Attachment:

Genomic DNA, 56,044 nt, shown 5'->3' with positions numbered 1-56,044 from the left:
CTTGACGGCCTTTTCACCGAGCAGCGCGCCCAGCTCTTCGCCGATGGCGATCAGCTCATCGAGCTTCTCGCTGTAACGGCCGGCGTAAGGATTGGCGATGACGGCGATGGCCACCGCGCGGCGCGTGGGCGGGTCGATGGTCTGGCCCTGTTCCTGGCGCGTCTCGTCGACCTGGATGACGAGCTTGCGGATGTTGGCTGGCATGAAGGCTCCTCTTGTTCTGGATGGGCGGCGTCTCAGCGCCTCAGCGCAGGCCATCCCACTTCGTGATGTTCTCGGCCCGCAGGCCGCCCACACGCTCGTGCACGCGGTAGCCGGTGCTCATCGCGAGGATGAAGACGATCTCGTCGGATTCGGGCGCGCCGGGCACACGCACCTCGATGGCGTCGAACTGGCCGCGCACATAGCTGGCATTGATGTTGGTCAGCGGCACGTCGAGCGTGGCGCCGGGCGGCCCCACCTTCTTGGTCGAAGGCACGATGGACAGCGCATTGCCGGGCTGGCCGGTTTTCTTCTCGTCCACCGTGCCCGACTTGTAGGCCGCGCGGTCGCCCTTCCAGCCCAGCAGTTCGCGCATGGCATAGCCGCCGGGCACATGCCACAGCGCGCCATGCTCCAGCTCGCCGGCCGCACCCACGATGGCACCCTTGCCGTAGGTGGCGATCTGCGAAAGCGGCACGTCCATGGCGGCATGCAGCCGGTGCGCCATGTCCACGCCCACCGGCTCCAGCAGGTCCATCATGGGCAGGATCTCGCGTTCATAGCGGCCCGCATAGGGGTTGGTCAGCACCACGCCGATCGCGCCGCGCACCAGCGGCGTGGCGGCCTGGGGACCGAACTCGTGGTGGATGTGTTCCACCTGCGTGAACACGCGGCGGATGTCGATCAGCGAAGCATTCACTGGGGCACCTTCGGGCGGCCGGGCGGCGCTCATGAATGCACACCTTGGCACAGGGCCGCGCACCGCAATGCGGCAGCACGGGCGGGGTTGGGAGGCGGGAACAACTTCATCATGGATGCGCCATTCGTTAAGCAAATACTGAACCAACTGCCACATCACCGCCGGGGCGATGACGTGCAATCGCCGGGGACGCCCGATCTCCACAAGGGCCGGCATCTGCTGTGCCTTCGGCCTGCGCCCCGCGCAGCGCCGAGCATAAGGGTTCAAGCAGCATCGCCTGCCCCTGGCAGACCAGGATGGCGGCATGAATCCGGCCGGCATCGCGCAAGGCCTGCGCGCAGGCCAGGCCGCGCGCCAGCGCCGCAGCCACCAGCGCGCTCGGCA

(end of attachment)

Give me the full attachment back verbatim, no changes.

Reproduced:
Genomic DNA, 56,044 nt, shown 5'->3' with positions numbered 1-56,044 from the left:
CTTGACGGCCTTTTCACCGAGCAGCGCGCCCAGCTCTTCGCCGATGGCGATCAGCTCATCGAGCTTCTCGCTGTAACGGCCGGCGTAAGGATTGGCGATGACGGCGATGGCCACCGCGCGGCGCGTGGGCGGGTCGATGGTCTGGCCCTGTTCCTGGCGCGTCTCGTCGACCTGGATGACGAGCTTGCGGATGTTGGCTGGCATGAAGGCTCCTCTTGTTCTGGATGGGCGGCGTCTCAGCGCCTCAGCGCAGGCCATCCCACTTCGTGATGTTCTCGGCCCGCAGGCCGCCCACACGCTCGTGCACGCGGTAGCCGGTGCTCATCGCGAGGATGAAGACGATCTCGTCGGATTCGGGCGCGCCGGGCACACGCACCTCGATGGCGTCGAACTGGCCGCGCACATAGCTGGCATTGATGTTGGTCAGCGGCACGTCGAGCGTGGCGCCGGGCGGCCCCACCTTCTTGGTCGAAGGCACGATGGACAGCGCATTGCCGGGCTGGCCGGTTTTCTTCTCGTCCACCGTGCCCGACTTGTAGGCCGCGCGGTCGCCCTTCCAGCCCAGCAGTTCGCGCATGGCATAGCCGCCGGGCACATGCCACAGCGCGCCATGCTCCAGCTCGCCGGCCGCACCCACGATGGCACCCTTGCCGTAGGTGGCGATCTGCGAAAGCGGCACGTCCATGGCGGCATGCAGCCGGTGCGCCATGTCCACGCCCACCGGCTCCAGCAGGTCCATCATGGGCAGGATCTCGCGTTCATAGCGGCCCGCATAGGGGTTGGTCAGCACCACGCCGATCGCGCCGCGCACCAGCGGCGTGGCGGCCTGGGGACCGAACTCGTGGTGGATGTGTTCCACCTGCGTGAACACGCGGCGGATGTCGATCAGCGAAGCATTCACTGGGGCACCTTCGGGCGGCCGGGCGGCGCTCATGAATGCACACCTTGGCACAGGGCCGCGCACCGCAATGCGGCAGCACGGGCGGGGTTGGGAGGCGGGAACAACTTCATCATGGATGCGCCATTCGTTAAGCAAATACTGAACCAACTGCCACATCACCGCCGGGGCGATGACGTGCAATCGCCGGGGACGCCCGATCTCCACAAGGGCCGGCATCTGCTGTGCCTTCGGCCTGCGCCCCGCGCAGCGCCGAGCATAAGGGTTCAAGCAGCATCGCCTGCCCCTGGCAGACCAGGATGGCGGCATGAATCCGGCCGGCATCGCGCAAGGCCTGCGCGCAGGCCAGGCCGCGCGCCAGCGCCGCAGCCACCAGCGCGCTCGGCA